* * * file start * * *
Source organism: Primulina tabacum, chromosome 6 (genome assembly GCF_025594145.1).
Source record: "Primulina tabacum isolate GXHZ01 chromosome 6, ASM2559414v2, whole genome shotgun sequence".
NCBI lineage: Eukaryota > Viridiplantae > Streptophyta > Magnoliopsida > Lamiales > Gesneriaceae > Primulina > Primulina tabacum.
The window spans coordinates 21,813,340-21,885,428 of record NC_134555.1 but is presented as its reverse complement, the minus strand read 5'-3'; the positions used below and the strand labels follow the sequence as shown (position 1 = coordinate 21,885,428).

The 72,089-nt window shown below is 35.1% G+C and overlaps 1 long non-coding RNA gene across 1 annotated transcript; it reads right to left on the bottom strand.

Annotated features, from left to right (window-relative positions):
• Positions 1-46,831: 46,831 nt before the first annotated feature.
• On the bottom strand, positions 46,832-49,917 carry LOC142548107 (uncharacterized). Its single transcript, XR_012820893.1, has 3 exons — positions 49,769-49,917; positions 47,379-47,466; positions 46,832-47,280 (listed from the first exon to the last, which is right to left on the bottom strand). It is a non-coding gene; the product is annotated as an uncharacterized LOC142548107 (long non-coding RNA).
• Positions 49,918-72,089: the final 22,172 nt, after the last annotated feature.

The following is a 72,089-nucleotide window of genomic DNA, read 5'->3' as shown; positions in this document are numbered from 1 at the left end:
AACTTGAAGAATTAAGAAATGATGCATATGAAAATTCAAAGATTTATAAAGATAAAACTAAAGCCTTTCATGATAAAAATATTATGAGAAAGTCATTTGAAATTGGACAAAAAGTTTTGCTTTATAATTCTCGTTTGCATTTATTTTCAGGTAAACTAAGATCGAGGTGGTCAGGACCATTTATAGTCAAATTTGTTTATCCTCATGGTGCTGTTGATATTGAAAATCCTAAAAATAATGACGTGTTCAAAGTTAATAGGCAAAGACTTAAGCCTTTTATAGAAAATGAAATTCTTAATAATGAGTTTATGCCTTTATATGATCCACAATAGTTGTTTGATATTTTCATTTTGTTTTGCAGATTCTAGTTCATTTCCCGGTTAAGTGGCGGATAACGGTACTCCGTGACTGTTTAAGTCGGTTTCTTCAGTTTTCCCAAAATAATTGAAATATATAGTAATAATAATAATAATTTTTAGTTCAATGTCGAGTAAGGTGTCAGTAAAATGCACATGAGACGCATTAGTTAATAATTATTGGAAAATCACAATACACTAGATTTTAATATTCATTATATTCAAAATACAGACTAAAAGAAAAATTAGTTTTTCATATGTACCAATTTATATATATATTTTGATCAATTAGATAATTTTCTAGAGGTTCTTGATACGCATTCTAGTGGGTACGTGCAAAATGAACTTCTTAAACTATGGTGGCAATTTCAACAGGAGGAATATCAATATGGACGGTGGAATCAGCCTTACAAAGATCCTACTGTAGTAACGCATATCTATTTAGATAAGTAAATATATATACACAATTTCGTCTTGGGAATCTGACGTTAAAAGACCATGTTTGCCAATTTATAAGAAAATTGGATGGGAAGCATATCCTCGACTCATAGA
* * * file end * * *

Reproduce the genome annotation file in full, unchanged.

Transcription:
Source organism: Primulina tabacum, chromosome 6 (genome assembly GCF_025594145.1).
Source record: "Primulina tabacum isolate GXHZ01 chromosome 6, ASM2559414v2, whole genome shotgun sequence".
NCBI lineage: Eukaryota > Viridiplantae > Streptophyta > Magnoliopsida > Lamiales > Gesneriaceae > Primulina > Primulina tabacum.
The window spans coordinates 21,813,340-21,885,428 of record NC_134555.1 but is presented as its reverse complement, the minus strand read 5'-3'; the positions used below and the strand labels follow the sequence as shown (position 1 = coordinate 21,885,428).

The 72,089-nt window shown below is 35.1% G+C and overlaps 1 long non-coding RNA gene across 1 annotated transcript; it reads right to left on the bottom strand.

Annotated features, from left to right (window-relative positions):
• Positions 1-46,831: 46,831 nt before the first annotated feature.
• On the bottom strand, positions 46,832-49,917 carry LOC142548107 (uncharacterized). Its single transcript, XR_012820893.1, has 3 exons — positions 49,769-49,917; positions 47,379-47,466; positions 46,832-47,280 (listed from the first exon to the last, which is right to left on the bottom strand). It is a non-coding gene; the product is annotated as an uncharacterized LOC142548107 (long non-coding RNA).
• Positions 49,918-72,089: the final 22,172 nt, after the last annotated feature.

The following is a 72,089-nucleotide window of genomic DNA, read 5'->3' as shown; positions in this document are numbered from 1 at the left end:
AACTTGAAGAATTAAGAAATGATGCATATGAAAATTCAAAGATTTATAAAGATAAAACTAAAGCCTTTCATGATAAAAATATTATGAGAAAGTCATTTGAAATTGGACAAAAAGTTTTGCTTTATAATTCTCGTTTGCATTTATTTTCAGGTAAACTAAGATCGAGGTGGTCAGGACCATTTATAGTCAAATTTGTTTATCCTCATGGTGCTGTTGATATTGAAAATCCTAAAAATAATGACGTGTTCAAAGTTAATAGGCAAAGACTTAAGCCTTTTATAGAAAATGAAATTCTTAATAATGAGTTTATGCCTTTATATGATCCACAATAGTTGTTTGATATTTTCATTTTGTTTTGCAGATTCTAGTTCATTTCCCGGTTAAGTGGCGGATAACGGTACTCCGTGACTGTTTAAGTCGGTTTCTTCAGTTTTCCCAAAATAATTGAAATATATAGTAATAATAATAATAATTTTTAGTTCAATGTCGAGTAAGGTGTCAGTAAAATGCACATGAGACGCATTAGTTAATAATTATTGGAAAATCACAATACACTAGATTTTAATATTCATTATATTCAAAATACAGACTAAAAGAAAAATTAGTTTTTCATATGTACCAATTTATATATATATTTTGATCAATTAGATAATTTTCTAGAGGTTCTTGATACGCATTCTAGTGGGTACGTGCAAAATGAACTTCTTAAACTATGGTGGCAATTTCAACAGGAGGAATATCAATATGGACGGTGGAATCAGCCTTACAAAGATCCTACTGTAGTAACGCATATCTATTTAGATAAGTAAATATATATACACAATTTCGTCTTGGGAATCTGACGTTAAAAGACCATGTTTGCCAATTTATAAGAAAATTGGATGGGAAGCATATCCTCGACTCATAGA